If you are trying to save your marriage, some form of counseling might help you mend the rift. It is important not to wait too long to seek help, or give up before counseling has a chance to work. Another possibility is marital mediation, using a professional mediator to assist the couple in resolving their own disputes. Mediation is particularly helpful when the husband and wife disagree about such issues as parenting, household chores and relationships with family or friends. Mediation often helps repair the couple's ability to communicate with each other.

Divorce is never easy, but we can help. Learn More
Does a Divorce Mediator Do Separations?

References

Related articles

What Can You Cite in a Divorce Besides Irreconcilable Differences?

Before a court will grant you a divorce, you've got to present a valid reason why your marriage should end. This reason is considered your "grounds" for divorce. All states recognize some version of no-fault grounds for divorce, too. In these instances, you do not have to blame your spouse for wrongdoing in order to terminate your marriage. Irreconcilable differences is a common no-fault ground, but it’s not available in all states so you may have to cite something else instead. The majority of states offer fault grounds for divorce while the remaining states and the District of Columbia are "pure" no-fault jurisdictions.

When a Spouse Will Not Agree to a Divorce in Maryland

Sometimes, ending a marriage is not something both spouses want. While divorce may be the right choice in the eyes of one spouse, the other may think it's a bad idea and refuse to participate or assist in the divorce process. Although an uncooperative spouse cannot stop a divorce, his actions can sometimes delay and frustrate the proceedings. Luckily, in Maryland, there are ways to overcome these roadblocks and get the divorce you want, and there's nothing your spouse can do to stop it.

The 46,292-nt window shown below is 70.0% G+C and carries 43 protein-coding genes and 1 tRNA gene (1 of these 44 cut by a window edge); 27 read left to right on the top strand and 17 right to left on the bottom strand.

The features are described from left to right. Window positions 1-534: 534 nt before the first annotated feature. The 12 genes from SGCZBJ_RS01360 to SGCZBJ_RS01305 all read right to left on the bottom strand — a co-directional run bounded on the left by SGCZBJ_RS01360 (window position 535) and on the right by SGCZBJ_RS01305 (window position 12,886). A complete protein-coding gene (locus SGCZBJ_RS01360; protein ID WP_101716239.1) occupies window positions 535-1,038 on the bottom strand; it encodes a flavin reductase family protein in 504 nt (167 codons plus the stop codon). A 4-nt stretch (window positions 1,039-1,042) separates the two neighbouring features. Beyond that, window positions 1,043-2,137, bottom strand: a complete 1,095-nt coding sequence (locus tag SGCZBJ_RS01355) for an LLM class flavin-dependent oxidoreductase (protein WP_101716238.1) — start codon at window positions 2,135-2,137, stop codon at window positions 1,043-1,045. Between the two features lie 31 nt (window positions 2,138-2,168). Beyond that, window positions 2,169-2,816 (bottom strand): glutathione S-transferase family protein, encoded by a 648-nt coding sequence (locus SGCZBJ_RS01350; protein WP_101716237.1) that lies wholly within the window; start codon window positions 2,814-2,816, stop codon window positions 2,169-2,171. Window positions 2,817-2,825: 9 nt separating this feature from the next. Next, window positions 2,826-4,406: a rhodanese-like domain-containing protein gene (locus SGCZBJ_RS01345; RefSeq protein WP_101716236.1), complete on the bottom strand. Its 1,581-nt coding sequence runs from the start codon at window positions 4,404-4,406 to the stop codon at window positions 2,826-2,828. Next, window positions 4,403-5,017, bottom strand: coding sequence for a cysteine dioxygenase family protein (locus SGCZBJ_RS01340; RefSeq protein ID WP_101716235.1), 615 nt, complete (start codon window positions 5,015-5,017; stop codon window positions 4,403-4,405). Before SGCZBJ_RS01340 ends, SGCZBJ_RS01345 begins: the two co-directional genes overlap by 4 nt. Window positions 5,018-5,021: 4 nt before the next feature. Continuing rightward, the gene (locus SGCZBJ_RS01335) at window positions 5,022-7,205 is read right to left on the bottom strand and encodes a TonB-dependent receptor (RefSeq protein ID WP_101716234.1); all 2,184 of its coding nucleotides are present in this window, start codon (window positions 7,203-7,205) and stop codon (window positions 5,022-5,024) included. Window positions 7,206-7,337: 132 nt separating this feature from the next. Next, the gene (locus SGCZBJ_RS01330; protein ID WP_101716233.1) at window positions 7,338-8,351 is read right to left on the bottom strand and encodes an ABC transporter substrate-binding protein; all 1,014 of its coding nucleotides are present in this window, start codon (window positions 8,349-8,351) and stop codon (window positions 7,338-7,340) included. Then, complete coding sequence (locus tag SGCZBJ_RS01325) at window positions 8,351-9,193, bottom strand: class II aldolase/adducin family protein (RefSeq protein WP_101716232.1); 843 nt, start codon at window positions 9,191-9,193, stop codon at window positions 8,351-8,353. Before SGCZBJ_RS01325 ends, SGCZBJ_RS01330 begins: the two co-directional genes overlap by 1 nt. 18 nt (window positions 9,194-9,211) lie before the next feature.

The Different Types of Divorce in Louisiana

Choosing to divorce your spouse is never an easy decision. But knowing how to navigate the process will help ease stress and make the transition from married to single life more manageable. In Louisiana, you have the option of filing for divorce on either no-fault or fault grounds. You may seek a divorce in the state if either you or your spouse have been living there for at least six months. If you entered into a covenant marriage in Louisiana, a few additional steps may be required to complete your divorce.

Get Divorced Online

Related articles

Getting a Legal Separation in Arkansas

Arkansas is a little different from most states when it comes to marriage and divorce. There are two types of marriage ...

The Advantages of a Divorce Mediator

Much of the uncertainty involved in divorce is minimized if couples reach common ground. Although only courts have the ...

Cancelling a Divorce in Mediation

Divorcing couples sometimes attempt to save money on attorney fees by hiring a professional mediator to help them ...

What Are the Benefits of Legal Separation Vs. Divorce?

Legal separation and divorce are two options for married couples who wish to part ways. According to the Centers for ...

Browse by category